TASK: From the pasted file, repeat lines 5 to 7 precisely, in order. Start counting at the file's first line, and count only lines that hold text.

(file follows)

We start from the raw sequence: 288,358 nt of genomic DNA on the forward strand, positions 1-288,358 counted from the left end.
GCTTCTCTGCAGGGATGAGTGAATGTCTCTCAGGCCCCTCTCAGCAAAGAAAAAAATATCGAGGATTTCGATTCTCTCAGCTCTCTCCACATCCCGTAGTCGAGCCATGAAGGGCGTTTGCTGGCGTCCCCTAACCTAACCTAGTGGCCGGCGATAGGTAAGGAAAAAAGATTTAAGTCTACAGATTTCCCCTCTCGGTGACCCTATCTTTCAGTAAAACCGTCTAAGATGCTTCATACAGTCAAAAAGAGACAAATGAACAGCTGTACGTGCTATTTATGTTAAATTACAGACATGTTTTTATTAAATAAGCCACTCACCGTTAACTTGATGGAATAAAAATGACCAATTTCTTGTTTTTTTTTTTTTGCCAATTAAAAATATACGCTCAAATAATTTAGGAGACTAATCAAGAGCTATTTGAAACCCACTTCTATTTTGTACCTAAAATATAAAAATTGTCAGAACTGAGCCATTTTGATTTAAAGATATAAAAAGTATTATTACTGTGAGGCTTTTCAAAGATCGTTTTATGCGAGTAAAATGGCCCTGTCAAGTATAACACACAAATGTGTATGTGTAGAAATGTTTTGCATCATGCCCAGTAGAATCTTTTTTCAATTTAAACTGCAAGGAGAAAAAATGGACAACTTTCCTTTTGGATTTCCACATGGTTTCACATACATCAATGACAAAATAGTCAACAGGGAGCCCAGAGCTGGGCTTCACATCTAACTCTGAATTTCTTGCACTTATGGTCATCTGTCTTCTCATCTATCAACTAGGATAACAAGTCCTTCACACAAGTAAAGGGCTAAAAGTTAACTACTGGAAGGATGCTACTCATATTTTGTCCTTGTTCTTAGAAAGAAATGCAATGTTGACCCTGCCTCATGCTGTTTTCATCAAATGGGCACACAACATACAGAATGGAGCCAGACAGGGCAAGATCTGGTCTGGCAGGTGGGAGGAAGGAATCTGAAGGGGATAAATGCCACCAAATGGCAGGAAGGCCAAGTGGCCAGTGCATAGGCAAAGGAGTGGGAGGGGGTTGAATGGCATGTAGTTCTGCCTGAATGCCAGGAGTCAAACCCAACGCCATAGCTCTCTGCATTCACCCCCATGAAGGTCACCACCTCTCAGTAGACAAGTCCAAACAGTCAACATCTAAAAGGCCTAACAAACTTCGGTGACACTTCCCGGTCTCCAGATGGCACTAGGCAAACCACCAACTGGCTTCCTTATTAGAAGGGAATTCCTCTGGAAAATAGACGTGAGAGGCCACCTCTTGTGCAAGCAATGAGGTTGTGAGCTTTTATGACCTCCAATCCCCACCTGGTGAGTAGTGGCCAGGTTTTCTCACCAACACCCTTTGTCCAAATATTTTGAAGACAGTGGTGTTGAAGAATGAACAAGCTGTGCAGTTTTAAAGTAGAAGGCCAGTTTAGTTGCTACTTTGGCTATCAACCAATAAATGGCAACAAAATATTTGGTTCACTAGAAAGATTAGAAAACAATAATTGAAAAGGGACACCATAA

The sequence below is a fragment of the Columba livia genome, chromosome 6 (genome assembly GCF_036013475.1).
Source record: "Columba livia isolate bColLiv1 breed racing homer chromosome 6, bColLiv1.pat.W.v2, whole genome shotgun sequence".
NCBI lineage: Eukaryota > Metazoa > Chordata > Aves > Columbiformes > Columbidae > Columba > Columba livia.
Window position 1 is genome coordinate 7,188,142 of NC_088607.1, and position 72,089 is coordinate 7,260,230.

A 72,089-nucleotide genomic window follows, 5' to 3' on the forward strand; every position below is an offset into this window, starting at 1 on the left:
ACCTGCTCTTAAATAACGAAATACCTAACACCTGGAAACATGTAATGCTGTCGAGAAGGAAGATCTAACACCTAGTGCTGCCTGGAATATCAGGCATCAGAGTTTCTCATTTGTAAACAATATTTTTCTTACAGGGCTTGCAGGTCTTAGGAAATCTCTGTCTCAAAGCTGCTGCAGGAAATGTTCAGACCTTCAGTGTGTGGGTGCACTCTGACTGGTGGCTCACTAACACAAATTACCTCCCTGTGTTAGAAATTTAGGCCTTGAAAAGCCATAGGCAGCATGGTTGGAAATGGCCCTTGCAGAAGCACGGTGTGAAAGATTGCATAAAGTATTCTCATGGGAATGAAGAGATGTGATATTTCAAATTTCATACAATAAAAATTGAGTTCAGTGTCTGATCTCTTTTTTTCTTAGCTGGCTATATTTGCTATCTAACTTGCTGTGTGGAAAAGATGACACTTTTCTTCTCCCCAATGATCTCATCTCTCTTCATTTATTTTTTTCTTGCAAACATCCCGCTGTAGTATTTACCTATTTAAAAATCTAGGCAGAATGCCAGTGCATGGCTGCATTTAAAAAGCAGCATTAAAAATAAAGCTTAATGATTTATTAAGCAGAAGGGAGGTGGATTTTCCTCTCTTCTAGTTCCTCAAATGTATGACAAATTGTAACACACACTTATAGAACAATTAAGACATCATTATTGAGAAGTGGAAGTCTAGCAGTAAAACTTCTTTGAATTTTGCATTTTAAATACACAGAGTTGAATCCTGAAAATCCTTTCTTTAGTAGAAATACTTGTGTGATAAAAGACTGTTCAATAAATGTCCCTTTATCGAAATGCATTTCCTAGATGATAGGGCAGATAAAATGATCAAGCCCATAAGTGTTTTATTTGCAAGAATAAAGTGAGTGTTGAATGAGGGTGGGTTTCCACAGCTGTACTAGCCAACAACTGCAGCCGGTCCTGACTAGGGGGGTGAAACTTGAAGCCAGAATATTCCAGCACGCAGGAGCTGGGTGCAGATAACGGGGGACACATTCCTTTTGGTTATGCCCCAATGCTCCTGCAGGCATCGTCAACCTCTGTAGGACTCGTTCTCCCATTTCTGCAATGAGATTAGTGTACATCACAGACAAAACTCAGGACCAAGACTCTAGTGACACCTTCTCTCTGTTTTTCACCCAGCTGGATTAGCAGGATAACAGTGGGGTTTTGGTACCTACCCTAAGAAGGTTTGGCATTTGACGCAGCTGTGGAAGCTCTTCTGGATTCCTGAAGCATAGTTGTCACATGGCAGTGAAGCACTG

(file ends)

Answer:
NCBI lineage: Eukaryota > Metazoa > Chordata > Aves > Columbiformes > Columbidae > Columba > Columba livia.
Window position 1 is genome coordinate 7,188,142 of NC_088607.1, and position 72,089 is coordinate 7,260,230.

A 72,089-nucleotide genomic window follows, 5' to 3' on the forward strand; every position below is an offset into this window, starting at 1 on the left: